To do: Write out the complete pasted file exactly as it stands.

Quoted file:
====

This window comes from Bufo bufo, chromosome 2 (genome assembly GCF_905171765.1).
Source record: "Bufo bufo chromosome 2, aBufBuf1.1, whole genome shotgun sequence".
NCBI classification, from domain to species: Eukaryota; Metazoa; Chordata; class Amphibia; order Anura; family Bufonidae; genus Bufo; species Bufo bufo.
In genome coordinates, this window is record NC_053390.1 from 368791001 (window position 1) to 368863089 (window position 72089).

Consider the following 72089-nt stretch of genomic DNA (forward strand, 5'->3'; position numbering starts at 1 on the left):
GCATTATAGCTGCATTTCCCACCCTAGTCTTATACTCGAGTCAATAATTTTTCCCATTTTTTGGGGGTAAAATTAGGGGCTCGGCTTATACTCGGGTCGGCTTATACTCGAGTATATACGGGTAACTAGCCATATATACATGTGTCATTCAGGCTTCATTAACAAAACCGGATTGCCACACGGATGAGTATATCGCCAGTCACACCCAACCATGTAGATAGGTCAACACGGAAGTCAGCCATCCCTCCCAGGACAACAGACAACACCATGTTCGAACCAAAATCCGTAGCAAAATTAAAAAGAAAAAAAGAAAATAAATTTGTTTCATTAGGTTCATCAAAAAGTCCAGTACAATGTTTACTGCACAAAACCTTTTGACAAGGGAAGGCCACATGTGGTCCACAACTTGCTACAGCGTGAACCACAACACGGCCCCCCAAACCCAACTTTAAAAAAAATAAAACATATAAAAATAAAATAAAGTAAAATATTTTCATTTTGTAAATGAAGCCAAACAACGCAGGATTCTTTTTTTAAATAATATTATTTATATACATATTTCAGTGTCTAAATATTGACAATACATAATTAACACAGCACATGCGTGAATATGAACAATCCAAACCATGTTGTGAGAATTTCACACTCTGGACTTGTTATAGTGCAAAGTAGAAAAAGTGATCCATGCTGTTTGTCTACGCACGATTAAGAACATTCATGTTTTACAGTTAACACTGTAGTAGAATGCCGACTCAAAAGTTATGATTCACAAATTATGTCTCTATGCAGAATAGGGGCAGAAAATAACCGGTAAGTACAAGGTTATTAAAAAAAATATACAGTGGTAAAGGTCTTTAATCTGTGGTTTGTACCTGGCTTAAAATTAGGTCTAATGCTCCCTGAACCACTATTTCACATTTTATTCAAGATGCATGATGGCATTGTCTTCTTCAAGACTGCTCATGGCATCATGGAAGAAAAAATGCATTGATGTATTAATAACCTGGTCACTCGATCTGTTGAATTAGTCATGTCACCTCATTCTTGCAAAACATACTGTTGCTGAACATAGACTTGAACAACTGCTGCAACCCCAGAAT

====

This window comes from Bufo bufo, chromosome 2 (genome assembly GCF_905171765.1).
Source record: "Bufo bufo chromosome 2, aBufBuf1.1, whole genome shotgun sequence".
NCBI classification, from domain to species: Eukaryota; Metazoa; Chordata; class Amphibia; order Anura; family Bufonidae; genus Bufo; species Bufo bufo.
In genome coordinates, this window is record NC_053390.1 from 368791001 (window position 1) to 368863089 (window position 72089).

Consider the following 72089-nt stretch of genomic DNA (forward strand, 5'->3'; position numbering starts at 1 on the left):
GCATTATAGCTGCATTTCCCACCCTAGTCTTATACTCGAGTCAATAATTTTTCCCATTTTTTGGGGGTAAAATTAGGGGCTCGGCTTATACTCGGGTCGGCTTATACTCGAGTATATACGGGTAACTAGCCATATATACATGTGTCATTCAGGCTTCATTAACAAAACCGGATTGCCACACGGATGAGTATATCGCCAGTCACACCCAACCATGTAGATAGGTCAACACGGAAGTCAGCCATCCCTCCCAGGACAACAGACAACACCATGTTCGAACCAAAATCCGTAGCAAAATTAAAAAGAAAAAAAGAAAATAAATTTGTTTCATTAGGTTCATCAAAAAGTCCAGTACAATGTTTACTGCACAAAACCTTTTGACAAGGGAAGGCCACATGTGGTCCACAACTTGCTACAGCGTGAACCACAACACGGCCCCCCAAACCCAACTTTAAAAAAAATAAAACATATAAAAATAAAATAAAGTAAAATATTTTCATTTTGTAAATGAAGCCAAACAACGCAGGATTCTTTTTTTAAATAATATTATTTATATACATATTTCAGTGTCTAAATATTGACAATACATAATTAACACAGCACATGCGTGAATATGAACAATCCAAACCATGTTGTGAGAATTTCACACTCTGGACTTGTTATAGTGCAAAGTAGAAAAAGTGATCCATGCTGTTTGTCTACGCACGATTAAGAACATTCATGTTTTACAGTTAACACTGTAGTAGAATGCCGACTCAAAAGTTATGATTCACAAATTATGTCTCTATGCAGAATAGGGGCAGAAAATAACCGGTAAGTACAAGGTTATTAAAAAAAATATACAGTGGTAAAGGTCTTTAATCTGTGGTTTGTACCTGGCTTAAAATTAGGTCTAATGCTCCCTGAACCACTATTTCACATTTTATTCAAGATGCATGATGGCATTGTCTTCTTCAAGACTGCTCATGGCATCATGGAAGAAAAAATGCATTGATGTATTAATAACCTGGTCACTCGATCTGTTGAATTAGTCATGTCACCTCATTCTTGCAAAACATACTGTTGCTGAACATAGACTTGAACAACTGCTGCAACCCCAGAAT